Daniel Dumile aka: MF DOOM aka: King Geedorah aka: Viktor Vaughn, with the dual helping of 'Take Me To Your Leader' and 'Vaudeville Villain'.
A year before he would drop his uncontested masterpiece 'Madvillainy' under the alias Madvillain, the late masked British-American rapper with a penchant for aliases dropped two records in 2003, under two different monikers.
The first was 'Take Me To Your Leader', under the King Geedorah alter-ego.
Geedorah is a sci-fi monster that is loosely based off of King Ghidorah, the three-headed monster that has beef with Godzilla in the Godzilla movies.
This dramatic, sci-fi feel is present throughout the album and marked it out as one of the first hip hop records to dive so deeply into sci-fi themes. DOOM is more present on the production side of this one (compared to 'Vaudeville Villain'); he appears on a handful of songs but shines due to his infectious beats and the TV loops and cartoon snippets he weaves into the rapping.
From the terrific opener ‘Fazers’ (“He needed to stop before he caught the knee-drop / Even give you more zip-zip than ZZ Top”) to frantic ‘Fastlane’ (“Life in itself is like a bid / And if you scared to die then you scared to live”) and ‘Anti-Matter’ (“Not a movie plot twist like a twister / If I needed my meat burned I'd go to Sizzler”), the album plays out like the deliriously creative soundtrack to the best kaiju movie you’ve never seen. It’s highly recommended.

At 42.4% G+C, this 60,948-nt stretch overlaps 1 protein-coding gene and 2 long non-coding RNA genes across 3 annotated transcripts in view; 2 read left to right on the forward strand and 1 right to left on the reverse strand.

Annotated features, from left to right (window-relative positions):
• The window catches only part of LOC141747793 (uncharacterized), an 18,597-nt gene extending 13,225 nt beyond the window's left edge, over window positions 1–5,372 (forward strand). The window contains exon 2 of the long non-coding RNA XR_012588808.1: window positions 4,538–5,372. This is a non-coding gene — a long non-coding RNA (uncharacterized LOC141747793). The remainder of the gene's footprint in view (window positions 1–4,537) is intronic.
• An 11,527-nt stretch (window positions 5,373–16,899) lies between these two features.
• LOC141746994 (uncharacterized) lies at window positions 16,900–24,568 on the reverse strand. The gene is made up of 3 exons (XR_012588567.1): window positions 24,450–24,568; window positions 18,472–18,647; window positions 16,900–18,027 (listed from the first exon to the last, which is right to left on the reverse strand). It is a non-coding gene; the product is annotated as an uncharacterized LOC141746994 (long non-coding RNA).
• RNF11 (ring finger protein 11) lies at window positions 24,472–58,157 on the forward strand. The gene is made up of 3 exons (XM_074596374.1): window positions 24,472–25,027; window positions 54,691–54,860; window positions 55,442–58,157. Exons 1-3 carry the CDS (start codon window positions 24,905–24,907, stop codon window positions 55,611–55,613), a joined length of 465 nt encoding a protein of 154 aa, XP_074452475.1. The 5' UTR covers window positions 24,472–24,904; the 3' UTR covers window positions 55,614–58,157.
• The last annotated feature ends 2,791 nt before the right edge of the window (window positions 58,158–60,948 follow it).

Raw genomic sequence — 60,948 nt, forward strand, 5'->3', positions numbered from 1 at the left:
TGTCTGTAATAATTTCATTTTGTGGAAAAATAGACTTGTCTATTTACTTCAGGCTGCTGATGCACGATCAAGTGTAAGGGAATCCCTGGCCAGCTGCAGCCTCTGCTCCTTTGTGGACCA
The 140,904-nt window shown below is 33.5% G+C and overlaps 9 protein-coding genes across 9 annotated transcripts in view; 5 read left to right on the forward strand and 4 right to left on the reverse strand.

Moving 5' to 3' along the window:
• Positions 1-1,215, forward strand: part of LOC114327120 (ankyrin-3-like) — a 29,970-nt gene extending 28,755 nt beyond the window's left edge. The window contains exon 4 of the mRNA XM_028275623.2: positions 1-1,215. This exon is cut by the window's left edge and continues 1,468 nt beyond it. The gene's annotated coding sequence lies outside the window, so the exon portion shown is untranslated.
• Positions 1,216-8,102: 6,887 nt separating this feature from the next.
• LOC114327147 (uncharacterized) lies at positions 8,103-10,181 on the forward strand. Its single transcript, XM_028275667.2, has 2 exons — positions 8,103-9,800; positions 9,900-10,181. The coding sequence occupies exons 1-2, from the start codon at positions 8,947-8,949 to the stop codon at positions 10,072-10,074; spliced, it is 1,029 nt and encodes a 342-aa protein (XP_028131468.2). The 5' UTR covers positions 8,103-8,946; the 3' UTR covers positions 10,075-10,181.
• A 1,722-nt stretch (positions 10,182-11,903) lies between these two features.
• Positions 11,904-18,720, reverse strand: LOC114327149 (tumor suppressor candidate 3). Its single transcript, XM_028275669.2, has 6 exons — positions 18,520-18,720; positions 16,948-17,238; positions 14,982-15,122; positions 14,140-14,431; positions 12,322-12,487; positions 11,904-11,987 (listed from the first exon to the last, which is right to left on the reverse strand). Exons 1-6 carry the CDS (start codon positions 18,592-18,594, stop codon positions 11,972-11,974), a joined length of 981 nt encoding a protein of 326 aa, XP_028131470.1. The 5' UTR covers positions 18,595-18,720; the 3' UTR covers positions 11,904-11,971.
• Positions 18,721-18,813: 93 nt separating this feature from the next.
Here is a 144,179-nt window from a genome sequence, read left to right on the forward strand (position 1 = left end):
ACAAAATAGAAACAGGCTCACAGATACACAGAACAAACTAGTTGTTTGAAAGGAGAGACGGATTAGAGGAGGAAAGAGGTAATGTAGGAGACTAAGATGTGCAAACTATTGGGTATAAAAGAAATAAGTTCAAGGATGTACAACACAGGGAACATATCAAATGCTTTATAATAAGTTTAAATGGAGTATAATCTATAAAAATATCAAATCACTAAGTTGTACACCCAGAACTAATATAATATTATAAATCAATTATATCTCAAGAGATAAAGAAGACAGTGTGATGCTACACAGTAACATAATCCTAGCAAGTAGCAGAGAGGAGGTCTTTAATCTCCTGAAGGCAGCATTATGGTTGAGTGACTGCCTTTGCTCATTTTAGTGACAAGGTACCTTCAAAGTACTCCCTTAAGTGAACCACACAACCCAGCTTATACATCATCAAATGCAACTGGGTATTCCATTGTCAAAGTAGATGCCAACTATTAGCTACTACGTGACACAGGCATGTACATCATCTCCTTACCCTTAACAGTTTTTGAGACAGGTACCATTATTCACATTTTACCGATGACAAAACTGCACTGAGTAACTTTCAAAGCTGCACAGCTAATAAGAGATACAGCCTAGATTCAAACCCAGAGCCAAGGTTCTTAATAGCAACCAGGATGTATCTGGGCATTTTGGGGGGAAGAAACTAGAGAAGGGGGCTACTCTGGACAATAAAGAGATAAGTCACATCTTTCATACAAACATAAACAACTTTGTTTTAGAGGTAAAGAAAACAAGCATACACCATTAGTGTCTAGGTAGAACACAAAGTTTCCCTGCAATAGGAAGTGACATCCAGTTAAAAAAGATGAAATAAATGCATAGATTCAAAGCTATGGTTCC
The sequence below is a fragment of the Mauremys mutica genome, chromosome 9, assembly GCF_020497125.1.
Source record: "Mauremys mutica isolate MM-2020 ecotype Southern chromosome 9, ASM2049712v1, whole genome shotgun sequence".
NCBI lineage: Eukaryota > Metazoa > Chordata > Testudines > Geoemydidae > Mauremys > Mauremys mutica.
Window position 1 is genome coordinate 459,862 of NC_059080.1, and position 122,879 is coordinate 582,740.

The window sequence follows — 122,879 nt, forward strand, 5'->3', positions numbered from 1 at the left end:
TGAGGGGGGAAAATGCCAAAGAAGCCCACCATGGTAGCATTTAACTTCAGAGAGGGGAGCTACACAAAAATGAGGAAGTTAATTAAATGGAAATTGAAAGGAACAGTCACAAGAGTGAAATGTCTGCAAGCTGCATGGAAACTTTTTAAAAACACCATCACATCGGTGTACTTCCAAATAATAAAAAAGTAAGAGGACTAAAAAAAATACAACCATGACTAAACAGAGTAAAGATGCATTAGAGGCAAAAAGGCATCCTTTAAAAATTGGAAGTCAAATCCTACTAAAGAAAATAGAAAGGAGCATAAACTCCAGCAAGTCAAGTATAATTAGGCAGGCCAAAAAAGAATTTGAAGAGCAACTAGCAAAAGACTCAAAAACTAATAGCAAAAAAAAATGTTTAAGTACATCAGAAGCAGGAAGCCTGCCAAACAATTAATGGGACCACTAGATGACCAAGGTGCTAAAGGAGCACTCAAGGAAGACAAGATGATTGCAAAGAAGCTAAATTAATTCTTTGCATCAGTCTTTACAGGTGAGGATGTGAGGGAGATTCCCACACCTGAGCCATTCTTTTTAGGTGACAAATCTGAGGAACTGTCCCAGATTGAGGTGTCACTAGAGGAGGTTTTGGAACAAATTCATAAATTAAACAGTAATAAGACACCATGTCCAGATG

The second album, released merely a couple of months later, was 'Vaudeville Villain', the first album released by DOOM under his Viktor Vaughn persona.
Based on the Fantastic Four villain, Dr. Victor Von Doom, the Viktor character is an irresponsible and nerdy timetraveller who also includes sci-fi references into his lyrics, especially Star Trek: "Captain's log supplemental / The Klingons are now aboard the Enterprise rental-vessel".
DOOM’s lyricism is genuinely awe-inspiring on this one, and the sounds peppered through the runtime also feature superhero cartoons from the '90s.
The overall narrative of 'Vaudeville Villain' follows how Viktor Vaughn grows to become the true villain, even eventually meeting his evil idol, MF DOOM, towards the end of the album.
If you’re getting a headache from the sheer number of intertwining personas, fear not. It all makes sense when you’re listening to it, and both albums 'Take Me To Your Leader' and 'Vaudeville Villain' work beautifully well as a back-to-back listen. They’re both a testimony to the creatively boundless MF DOOM, a rapper / producer who sadly died in 2020 and who left a catalogue of terrific R&B records.
These two are up there with the best, and there’s no doubt that 2003 was his year - the year of the villain.
Join us next week for Part 3 in this series - the best albums turning 30 in 2023.